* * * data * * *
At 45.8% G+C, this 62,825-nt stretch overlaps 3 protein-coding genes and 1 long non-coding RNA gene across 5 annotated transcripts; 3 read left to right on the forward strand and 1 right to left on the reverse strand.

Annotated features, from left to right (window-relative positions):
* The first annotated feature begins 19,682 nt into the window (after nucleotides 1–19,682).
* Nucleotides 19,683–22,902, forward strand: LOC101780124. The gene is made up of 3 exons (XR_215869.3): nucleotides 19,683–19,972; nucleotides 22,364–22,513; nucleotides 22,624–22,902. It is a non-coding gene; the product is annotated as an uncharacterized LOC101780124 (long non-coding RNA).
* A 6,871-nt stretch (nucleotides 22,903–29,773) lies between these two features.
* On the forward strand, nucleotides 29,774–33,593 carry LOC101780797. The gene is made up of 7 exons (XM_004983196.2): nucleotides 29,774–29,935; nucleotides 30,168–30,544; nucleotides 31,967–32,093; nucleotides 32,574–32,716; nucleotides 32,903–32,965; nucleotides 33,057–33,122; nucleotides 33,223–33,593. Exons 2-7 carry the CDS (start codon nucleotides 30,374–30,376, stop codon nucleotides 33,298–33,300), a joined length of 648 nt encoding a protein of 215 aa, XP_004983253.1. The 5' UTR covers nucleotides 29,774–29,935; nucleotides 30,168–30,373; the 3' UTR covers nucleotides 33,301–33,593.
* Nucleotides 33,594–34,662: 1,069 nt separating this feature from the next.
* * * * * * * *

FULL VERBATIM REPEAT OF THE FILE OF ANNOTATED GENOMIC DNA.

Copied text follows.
At 45.8% G+C, this 62,825-nt stretch overlaps 3 protein-coding genes and 1 long non-coding RNA gene across 5 annotated transcripts; 3 read left to right on the forward strand and 1 right to left on the reverse strand.

Annotated features, from left to right (window-relative positions):
* The first annotated feature begins 19,682 nt into the window (after nucleotides 1–19,682).
* Nucleotides 19,683–22,902, forward strand: LOC101780124. The gene is made up of 3 exons (XR_215869.3): nucleotides 19,683–19,972; nucleotides 22,364–22,513; nucleotides 22,624–22,902. It is a non-coding gene; the product is annotated as an uncharacterized LOC101780124 (long non-coding RNA).
* A 6,871-nt stretch (nucleotides 22,903–29,773) lies between these two features.
* On the forward strand, nucleotides 29,774–33,593 carry LOC101780797. The gene is made up of 7 exons (XM_004983196.2): nucleotides 29,774–29,935; nucleotides 30,168–30,544; nucleotides 31,967–32,093; nucleotides 32,574–32,716; nucleotides 32,903–32,965; nucleotides 33,057–33,122; nucleotides 33,223–33,593. Exons 2-7 carry the CDS (start codon nucleotides 30,374–30,376, stop codon nucleotides 33,298–33,300), a joined length of 648 nt encoding a protein of 215 aa, XP_004983253.1. The 5' UTR covers nucleotides 29,774–29,935; nucleotides 30,168–30,373; the 3' UTR covers nucleotides 33,301–33,593.
* Nucleotides 33,594–34,662: 1,069 nt separating this feature from the next.